12. A polarizing mirror for viewing purposes having a first plane reflecting light of a first kind of polarization to a viewing side, the polarizing mirror passing light of a second kind of polarization and being provided with a display device at its non-viewing side, which display device during use provides light of the second kind of polarization, the polarizing mirror being switchable between a state passing light of the second kind of polarization and reflecting light of the first kind of polarization and a state passing light of both kinds of polarization, the polarizing mirror having at the non-viewing side, a switchable polarizer between the display device and the polarizing mirror, wherein the switchable polarizer is positioned between a ¼λ foil and a ½λ foil.
13. The polarizing mirror as claimed in claim 1, wherein an area of the display unit is smaller than an area of the first plane.
14. The polarizing mirror as claimed in claim 1, wherein the polarizing mirror is switchable between a state passing light of the second kind of polarization and reflecting light of the first kind of polarization and a state passing light of both kinds of polarization, and the polarizing mirror is immediately next to the switchable polarizer.
15. The polarizing mirror as claimed in claim 1, wherein λ has a value of 500-600 nm.
Description

The invention relates to a polarizing mirror for viewing purposes having a first plane reflecting light of a first kind of polarization to a viewing side, the mirror passing light of a second kind of polarization and being provided with a display device at its non-viewing side, which display device during use provides light of the second kind of polarization, the polarizing mirror being switchable between a state passing light of the second kind of polarization and reflecting light of the first kind of polarization and a state passing light of both kinds of polarization.

A “mirror for viewing purposes” or “display mirror” in this application refers to a mirror, via which a person's eye (or an artificial eye like a (infra-red) camera lens) sees a reflected part of the outside world. As examples one may think of large mirrors, like bathroom mirrors, full-length mirrors in fitting rooms or even mirrored walls. Other examples are medium sized mirrors, like outside mirrors for trucks or dressing-table mirrors.

By “having a first plane reflecting light of a first kind of polarization” it is meant that a mirror plane acts as a polarizing plane. When in use, light within a certain range of a wavelength of light incident on a polarizing plane will be divided in two components one which is reflected by the polarizing plane and one of which passes through the polarizing plane. Generally most known is the division of light in two components having linearly polarized, perpendicular directions of polarization. In this particular application light is generally supposed to be divided in right-handed and left-handed circular polarization but the invention is equally applicable to light being divided in linearly polarized, perpendicular directions of polarization.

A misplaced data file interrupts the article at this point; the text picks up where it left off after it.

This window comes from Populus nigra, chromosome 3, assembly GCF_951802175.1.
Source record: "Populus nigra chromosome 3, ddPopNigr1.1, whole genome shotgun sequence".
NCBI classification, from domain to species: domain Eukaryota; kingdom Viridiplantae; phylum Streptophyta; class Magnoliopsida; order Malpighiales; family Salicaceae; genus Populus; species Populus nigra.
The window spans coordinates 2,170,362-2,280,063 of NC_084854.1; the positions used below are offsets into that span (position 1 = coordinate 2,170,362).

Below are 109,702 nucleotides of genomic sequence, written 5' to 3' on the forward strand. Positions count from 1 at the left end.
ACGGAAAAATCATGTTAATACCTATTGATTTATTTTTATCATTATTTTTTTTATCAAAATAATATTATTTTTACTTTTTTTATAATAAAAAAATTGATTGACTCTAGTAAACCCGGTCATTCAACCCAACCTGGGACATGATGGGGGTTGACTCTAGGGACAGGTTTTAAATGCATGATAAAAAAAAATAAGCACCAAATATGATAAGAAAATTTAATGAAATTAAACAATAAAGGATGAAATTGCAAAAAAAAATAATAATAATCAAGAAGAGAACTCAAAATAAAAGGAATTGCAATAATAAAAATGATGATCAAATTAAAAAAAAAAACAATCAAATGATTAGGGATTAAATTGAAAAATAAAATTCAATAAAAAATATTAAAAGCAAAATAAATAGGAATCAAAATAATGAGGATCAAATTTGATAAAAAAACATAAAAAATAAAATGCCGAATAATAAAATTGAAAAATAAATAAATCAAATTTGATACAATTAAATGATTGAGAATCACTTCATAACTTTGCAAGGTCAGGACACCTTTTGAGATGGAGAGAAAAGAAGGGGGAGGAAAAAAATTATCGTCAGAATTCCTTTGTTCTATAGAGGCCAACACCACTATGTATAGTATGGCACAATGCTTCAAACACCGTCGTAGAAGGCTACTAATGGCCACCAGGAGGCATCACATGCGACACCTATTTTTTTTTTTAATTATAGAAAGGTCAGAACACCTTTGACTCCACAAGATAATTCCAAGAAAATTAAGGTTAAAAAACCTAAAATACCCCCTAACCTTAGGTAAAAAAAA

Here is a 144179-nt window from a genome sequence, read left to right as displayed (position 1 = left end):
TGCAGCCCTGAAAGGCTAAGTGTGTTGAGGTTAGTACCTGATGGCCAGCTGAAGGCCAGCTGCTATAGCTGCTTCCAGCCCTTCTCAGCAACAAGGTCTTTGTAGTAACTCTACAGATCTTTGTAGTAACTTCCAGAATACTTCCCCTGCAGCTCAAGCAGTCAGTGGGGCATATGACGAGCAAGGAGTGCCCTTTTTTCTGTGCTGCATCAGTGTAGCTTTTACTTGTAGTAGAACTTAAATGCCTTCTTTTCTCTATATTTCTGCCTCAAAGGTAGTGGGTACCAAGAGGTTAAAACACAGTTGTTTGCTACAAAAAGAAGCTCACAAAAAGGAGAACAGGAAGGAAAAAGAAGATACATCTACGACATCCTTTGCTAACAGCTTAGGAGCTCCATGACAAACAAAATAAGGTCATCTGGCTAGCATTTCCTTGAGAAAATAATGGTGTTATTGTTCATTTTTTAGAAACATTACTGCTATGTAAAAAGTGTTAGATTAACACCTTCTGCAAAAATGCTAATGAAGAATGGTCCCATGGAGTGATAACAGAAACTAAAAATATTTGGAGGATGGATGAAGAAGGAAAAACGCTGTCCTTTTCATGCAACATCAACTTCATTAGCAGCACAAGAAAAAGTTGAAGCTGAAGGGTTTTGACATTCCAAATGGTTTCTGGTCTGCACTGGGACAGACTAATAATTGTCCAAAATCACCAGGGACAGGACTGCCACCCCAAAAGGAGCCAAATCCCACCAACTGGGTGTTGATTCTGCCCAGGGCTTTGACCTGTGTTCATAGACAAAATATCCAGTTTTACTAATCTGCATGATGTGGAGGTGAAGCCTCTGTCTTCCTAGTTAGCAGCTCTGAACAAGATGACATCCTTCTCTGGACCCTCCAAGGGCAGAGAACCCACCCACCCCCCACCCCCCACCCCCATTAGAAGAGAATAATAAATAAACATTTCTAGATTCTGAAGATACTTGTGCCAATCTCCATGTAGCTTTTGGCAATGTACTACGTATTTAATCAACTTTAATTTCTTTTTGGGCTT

The displays in examples based on circular polarization are supposed to provide light of the second kind of circular polarization, which does not exclude displays, which do emit or provide (e.g. an LCD having a backlight) linearly or non-polarized light. Linearly polarized light as generally provided by LCDs may be converted into circularly polarized light by means of a quarter lambda plate, while non-polarized as generally provided by e.g. (O)LED-displays or plasma displays may be converted into circularly polarized light by means of a ½ lambda plate (retarder).

A display mirror of the kind mentioned above is described in the pending European Applications Serial number 02076069.2, filed on Mar. 18, 2002 and Serial number 02079306.3, filed on Oct. 17, 2002 (=PH NL 02.1038). The mirror function is obtained by introducing a polarizing mirror or reflective polarizer instead of a partly reflecting layer in front of a display device.

Although theoretically, in the display mode a full suppression of reflected light can be achieved with the present concepts while in the mirror mode full reflection of incident light is possible this is not achieved in practice. A wider range of possible embodiments is shown in the pending European Applications to select an optimal combination. A specific issue is that in the embodiments shown are based on industrially available polarizing mirrors (laminated retarder foils) in which the smoothness of the mirror surface is not guaranteed. Moreover the reflection in the embodiments is not optimal.